Prices for petroleum and coal products have been on an upswing through most of 2002. Ongoing market uncertainty in the Middle East contributed to a further 3.2% rise in prices for October. Higher prices were entirely responsible for a 3.1% advance in shipments of petroleum and coal products this month, the seventh increase in the last eight months. Shipments in October were $3.1 billion.

Shipments of wood products increased 3.3% to $2.5 billion. This followed a 2.5% drop in September, the first decrease since June. Despite the reinstatement of U.S. duties on Canadian exports of softwood lumber in May, exceptional domestic demand for new housing continued to support the wood products industry. Canadian housing starts remained solid in October. In addition, according to the latest release of building permits, a record high in construction intentions for single-family homes was reported in October. Nearly 19,000 new dwelling units were authorized during the month.

Beleaguered manufacturers in the computer and electronic products industry shipped fewer goods in October, offsetting much of the rise in total shipments. Shipments of computer and electronic equipment plunged 8.9% to $1.7 billion in October, largely wiping out the 10.3% increase in the previous month. September’s strong gain coincided with a number of quarter-end boosts in manufacturing of computers and electronic parts at several plants. Year-to-date shipments stood at $17.9 billion, down 17.7% from the same period of 2001. Weak demand continued to plague the telecommunications sector.

Manufacturers post higher inventories in October

Following a 0.1% decline in September, manufacturers reported higher inventories in October. Inventories grew 0.5% to $62.6 billion, the highest level since December 2001. This was the third increase in the last four months, and followed an extended period of intense inventory reductions.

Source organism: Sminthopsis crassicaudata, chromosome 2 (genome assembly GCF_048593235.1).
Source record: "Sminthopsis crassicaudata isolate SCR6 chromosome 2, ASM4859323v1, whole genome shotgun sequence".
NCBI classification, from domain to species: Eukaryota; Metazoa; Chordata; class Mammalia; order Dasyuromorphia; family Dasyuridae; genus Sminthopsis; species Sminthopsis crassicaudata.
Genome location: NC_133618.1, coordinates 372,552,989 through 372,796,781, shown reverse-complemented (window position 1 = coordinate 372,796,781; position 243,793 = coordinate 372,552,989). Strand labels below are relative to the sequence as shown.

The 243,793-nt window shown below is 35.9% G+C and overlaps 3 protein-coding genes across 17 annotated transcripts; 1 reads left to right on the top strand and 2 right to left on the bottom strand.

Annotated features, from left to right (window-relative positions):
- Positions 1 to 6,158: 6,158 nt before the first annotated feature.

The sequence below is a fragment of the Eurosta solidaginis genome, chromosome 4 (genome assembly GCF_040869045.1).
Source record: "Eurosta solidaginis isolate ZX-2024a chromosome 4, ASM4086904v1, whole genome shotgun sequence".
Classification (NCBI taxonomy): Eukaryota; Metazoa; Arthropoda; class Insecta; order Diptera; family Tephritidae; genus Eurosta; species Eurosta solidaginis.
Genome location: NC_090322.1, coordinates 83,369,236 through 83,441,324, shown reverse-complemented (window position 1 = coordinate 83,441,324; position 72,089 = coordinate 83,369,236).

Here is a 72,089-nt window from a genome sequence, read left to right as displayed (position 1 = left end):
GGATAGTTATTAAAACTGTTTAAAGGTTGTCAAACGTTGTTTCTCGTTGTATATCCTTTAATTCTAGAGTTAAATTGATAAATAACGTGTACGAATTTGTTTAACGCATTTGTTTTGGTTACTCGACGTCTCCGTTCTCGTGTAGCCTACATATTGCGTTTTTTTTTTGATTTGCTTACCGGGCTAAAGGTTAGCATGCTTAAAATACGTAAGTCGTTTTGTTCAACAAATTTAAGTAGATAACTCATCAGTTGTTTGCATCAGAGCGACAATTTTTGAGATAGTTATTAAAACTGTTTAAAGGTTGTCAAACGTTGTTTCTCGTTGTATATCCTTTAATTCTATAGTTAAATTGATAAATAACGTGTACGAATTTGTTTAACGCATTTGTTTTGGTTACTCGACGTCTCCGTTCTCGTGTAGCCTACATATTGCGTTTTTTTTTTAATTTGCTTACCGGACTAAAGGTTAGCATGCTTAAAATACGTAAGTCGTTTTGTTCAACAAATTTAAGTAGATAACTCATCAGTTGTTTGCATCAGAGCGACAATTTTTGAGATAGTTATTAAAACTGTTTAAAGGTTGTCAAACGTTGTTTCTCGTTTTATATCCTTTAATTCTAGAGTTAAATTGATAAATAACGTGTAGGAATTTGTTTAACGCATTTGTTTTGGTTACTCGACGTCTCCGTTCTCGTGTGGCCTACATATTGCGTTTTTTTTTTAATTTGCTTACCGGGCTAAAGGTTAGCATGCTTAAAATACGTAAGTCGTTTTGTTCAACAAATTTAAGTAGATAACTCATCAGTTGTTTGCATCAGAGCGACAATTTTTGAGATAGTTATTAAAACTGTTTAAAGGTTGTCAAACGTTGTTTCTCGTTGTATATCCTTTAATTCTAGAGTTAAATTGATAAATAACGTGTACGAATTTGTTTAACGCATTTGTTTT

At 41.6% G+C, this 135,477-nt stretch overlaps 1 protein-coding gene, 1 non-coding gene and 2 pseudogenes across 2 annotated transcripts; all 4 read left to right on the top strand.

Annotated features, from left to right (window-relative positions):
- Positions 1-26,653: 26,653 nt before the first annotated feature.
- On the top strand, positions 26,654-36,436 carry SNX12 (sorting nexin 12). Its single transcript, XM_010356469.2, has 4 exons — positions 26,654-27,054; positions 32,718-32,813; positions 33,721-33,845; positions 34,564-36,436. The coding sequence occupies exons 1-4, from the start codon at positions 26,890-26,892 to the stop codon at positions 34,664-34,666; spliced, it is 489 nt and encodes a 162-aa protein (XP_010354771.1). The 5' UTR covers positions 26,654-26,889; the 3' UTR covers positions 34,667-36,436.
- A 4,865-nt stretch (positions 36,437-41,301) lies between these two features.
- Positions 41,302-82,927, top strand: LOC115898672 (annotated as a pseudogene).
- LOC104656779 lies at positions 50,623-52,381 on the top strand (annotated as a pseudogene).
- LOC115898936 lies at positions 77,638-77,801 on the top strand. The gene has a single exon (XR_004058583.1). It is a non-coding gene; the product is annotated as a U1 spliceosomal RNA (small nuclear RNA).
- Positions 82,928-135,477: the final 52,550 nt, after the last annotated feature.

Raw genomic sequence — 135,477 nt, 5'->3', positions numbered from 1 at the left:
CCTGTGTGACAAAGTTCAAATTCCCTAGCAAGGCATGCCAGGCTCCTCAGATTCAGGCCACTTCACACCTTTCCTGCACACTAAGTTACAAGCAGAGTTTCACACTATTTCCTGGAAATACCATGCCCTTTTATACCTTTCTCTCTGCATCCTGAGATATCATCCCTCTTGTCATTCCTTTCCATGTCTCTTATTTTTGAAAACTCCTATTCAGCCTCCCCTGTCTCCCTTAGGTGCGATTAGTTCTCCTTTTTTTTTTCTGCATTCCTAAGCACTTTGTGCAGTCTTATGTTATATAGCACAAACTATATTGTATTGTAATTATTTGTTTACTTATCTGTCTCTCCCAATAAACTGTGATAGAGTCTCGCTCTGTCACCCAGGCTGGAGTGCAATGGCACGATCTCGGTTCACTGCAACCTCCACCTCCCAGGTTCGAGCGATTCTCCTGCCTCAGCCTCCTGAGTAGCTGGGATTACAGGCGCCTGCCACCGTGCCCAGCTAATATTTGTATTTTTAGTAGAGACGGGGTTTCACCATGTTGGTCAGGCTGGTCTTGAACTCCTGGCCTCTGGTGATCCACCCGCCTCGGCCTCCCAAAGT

October’s increase was concentrated in goods-in-process inventories, which rose 1.0% to $16.0 billion. Raw materials (+0.4%) and finished-product (+0.3%) inventories were also up. Finished-product inventories increased for a third consecutive time to $19.3 billion, a six-month high. According to October’s Quarterly Business Conditions Survey, the majority of manufacturers indicated that they were relatively content with their levels of finished-product inventories going into the fourth quarter of 2002.

Manufacturers in the machinery and the chemical products industries were the primary contributors to the higher inventories in October.

Continued stability for the inventory-to-shipments ratio

The inventory-to-shipments ratio edged up to 1.42 in October, up from 1.41 in September. A solid increase in inventories relative to a modest rise in shipments contributed to the higher ratio. The ratio has been relatively steady since April, and remained well below the nine-year high of 1.56 established in October 2001.

The trend for the inventory-to-shipments ratio has been unchanged since August. Previously, the trend had been gradually shifting down since the fall of 2001.

The finished-product inventory-to-shipments ratio shifted up slightly to 0.44 in October. The ratio is an important measure of the time that would be required in order to exhaust finished-product inventories if shipments were to remain at their current level.

Manufacturers face fewer unfilled orders for a second straight month

Unfilled orders decreased 0.5% in October, following a 1.1% drop in September. Orders decreased to $46.3 billion, the lowest level since January. Fewer orders for machinery, aerospace products and parts and heavy trucks offset a rise in unfilled orders for computers and electronic products, this industry’s first increase since July.

New orders posted a 0.8% increase to $44.0 billion in October, partly recovering September’s losses (-2.2%). Manufacturers reported higher orders for computers and electronic products, which offset a sharp decline in the machinery industry.

To view the charts that accompany this report, visit http://www.statcan.ca.